Unless you live under a rock, you’ve heard of the term influencer!
A person who has influence over those around them.
For some reason, the marketing industry would like you think that this is a new trend.
However, this concept is not new at all.
In fact, it takes us back to early communication theory.
There are nodes within communication networks. These nodes (people/brands) serves as hubs. They're points of intersection. The relationships they help shape and connect are indicative of the level influence they have. The stronger the node, the quicker their messages diffuse to a larger audience.
A couple of years ago, I had the pleasure of interviewing Elihu Katz a renowned sociologist and communications expert, whose work transformed the way we think about mass communication. His theory - the two-step flow of communication- changed the field. It laid the groundwork for today's marketing, branding, digital communication and so forth.
It changed how perceived influence and opinion leaders.
So, now that we've discussed the basis of influencer marketing,
let's imagine what it looks like today:
“Hey Nancy, you see them kids on the Instagram?
They’re too 'dope' to listen to us."
"Well, Herbet, why don’t we reach out to @InstaQueenYaaas and have her pose with our waist trainer?"
Of course, it's not that simple, but if it's done correctly it works. In fact, it works really well. Plus, the advent of social media has made influencer marketing more attractive, accessible and effective.
So, what's the issue?
The problem is that somewhere along the way the term influencer became
more about status than about actual impact.
The title of influencer is no longer given, it's often self-determined.
It's no longer about added value and effect, but about rapid growth, large followings and fame.
Influencers nowadays go to great lengths to achieve those things.
In an effort to make their growth and influence appear organic, they lie.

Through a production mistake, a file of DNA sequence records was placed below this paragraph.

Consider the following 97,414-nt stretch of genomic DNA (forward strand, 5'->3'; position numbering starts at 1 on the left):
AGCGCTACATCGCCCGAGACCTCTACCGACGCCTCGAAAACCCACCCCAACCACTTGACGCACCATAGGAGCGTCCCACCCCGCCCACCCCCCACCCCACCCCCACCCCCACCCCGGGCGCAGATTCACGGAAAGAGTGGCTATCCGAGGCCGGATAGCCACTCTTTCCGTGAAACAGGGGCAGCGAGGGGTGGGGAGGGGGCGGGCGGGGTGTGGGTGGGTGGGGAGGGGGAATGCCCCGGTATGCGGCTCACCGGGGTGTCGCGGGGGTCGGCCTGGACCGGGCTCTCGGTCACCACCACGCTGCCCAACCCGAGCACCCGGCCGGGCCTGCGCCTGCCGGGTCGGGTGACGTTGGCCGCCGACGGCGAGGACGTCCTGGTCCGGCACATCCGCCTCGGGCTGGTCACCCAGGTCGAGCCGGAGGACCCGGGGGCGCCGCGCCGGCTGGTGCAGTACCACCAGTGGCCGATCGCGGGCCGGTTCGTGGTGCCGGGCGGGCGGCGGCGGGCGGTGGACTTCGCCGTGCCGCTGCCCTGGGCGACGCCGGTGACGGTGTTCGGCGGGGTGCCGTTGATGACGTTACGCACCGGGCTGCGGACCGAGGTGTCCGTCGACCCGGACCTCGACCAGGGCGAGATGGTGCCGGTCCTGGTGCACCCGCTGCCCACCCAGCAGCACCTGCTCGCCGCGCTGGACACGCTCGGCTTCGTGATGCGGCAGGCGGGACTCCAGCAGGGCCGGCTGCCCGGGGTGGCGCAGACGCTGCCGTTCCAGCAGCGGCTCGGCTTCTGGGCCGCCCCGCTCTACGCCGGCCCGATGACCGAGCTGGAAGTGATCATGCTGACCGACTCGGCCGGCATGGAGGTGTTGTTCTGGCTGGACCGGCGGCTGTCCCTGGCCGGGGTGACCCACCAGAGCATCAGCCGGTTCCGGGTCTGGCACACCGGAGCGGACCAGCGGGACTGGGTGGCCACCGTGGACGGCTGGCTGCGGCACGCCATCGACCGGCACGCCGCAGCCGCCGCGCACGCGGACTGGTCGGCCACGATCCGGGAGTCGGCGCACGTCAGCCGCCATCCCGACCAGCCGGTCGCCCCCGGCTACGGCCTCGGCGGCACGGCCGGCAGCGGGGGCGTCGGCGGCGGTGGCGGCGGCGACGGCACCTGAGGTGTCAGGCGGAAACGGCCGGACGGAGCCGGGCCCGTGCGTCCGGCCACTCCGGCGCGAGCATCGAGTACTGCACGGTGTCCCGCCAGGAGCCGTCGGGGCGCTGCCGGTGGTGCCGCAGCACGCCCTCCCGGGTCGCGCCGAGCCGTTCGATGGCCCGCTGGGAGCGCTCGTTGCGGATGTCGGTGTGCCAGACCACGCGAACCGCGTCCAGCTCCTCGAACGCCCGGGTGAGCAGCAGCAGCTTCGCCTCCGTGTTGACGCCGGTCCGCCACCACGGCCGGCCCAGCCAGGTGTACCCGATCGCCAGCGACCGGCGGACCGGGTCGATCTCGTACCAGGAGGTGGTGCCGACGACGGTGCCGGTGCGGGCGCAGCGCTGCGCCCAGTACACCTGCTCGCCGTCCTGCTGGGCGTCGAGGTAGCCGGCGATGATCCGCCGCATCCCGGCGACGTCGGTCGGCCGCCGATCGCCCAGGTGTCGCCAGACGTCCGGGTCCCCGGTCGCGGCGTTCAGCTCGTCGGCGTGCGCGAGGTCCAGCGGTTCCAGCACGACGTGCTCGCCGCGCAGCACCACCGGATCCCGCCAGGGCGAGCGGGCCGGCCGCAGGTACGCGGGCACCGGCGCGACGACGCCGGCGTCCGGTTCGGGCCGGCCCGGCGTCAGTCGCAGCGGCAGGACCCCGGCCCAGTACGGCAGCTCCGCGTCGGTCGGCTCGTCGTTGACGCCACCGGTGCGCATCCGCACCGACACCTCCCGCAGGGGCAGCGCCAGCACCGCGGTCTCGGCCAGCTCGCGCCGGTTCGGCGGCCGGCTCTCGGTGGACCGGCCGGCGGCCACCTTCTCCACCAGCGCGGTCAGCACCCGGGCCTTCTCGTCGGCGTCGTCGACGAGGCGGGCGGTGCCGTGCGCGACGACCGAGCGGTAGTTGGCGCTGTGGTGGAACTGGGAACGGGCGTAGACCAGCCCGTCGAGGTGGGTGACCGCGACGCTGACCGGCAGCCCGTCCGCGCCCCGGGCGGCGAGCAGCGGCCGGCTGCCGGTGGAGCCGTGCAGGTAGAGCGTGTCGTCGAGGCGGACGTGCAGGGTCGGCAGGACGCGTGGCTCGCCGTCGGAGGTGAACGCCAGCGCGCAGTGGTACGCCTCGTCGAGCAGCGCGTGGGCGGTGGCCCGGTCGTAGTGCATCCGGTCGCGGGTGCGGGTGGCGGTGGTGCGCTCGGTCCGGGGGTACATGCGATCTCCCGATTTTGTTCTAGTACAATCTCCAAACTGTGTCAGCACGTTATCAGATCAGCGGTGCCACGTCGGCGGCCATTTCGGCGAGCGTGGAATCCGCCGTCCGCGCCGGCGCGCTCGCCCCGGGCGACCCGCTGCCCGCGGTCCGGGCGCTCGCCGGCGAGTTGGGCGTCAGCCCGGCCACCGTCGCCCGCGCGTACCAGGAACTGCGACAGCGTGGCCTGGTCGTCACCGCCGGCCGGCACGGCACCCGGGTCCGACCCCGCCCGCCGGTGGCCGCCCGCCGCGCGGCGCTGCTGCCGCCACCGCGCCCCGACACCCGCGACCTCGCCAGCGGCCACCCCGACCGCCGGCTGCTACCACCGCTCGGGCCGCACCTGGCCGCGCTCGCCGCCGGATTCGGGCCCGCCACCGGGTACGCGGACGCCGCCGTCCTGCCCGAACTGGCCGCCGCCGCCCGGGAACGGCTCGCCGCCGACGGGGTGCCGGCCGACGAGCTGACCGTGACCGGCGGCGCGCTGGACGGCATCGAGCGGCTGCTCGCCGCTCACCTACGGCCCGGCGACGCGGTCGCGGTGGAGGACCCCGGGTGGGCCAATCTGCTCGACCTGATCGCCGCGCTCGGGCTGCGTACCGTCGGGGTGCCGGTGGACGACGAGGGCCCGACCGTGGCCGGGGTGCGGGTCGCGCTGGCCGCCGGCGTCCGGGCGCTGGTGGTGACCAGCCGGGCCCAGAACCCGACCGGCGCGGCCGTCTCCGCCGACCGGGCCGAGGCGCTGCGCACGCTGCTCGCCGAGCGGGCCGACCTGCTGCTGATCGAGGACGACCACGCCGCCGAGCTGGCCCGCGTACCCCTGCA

Here 4 things they’ll deny,
but we all know they do.
(Plus, what the issue is for each, so you can avoid falling for it!)
1. Numbers matter.
“Quality over quantity. Yes!”
Um, actually, no.
You just followed 10,000 people and then, the next day, unfollowed 9,992.
Psychologically, it’s a form of self-validation, I guess.
Brands often use numbers to gage influence.
They think a higher follower count will result in more exposure, engagement, sales, etc. They fall for vanity metrics. The bigger the numbers, the better the ROI. Lies.
2. Buying followers.
“I’d never buy followers. I mean, robots? For 5 bucks? Gross.”
(No name dropping ‘cause I like to spill tea, but I ain’t about spill the whole darn kettle)
I had someone on Twitter send me a message asking what I thought about his engagement numbers. Oh the bragging!
He had a little following, but 500+ likes per post. No comments and no conversations. His "followers" had stock photos as their main images and only slight differences in their bios.
So, yeah his numbers were bigger, but his wallet was smaller.
Fake followers won’t do anything for you.
They won’t engage back, they won’t RT your post, click on your CTA, purchase your product, love you forever.
That "influencer" is essentially only influencing themselves!
3. Self-proclaimed Guru
“I am marketing guru, a SEO ninja, a branding maven, a business expert and leadership connoisseur.”
(Small print: my mom said so!)
Your level of influence and the value you put out is largely decided by your audience, not you.
While, the influencer might claim to have the necessary insight to bring value to your partnership, you always have to do your homework and double check.
Who vouches for them?
What supports their claims?
“Who does that? You can’t automate. You have to keep it REAL. #Duh."
@InstaQueenYaaas tweeted at:
All tweets read: “Thanks for being my most engaged follower this week.”
More tweets does not equal more value.
Tweeting out spam often results in your target tuning you out.
It shows that you have little interest in their needs. It lacks authenticity, something necessary to build trust and repeat engagement.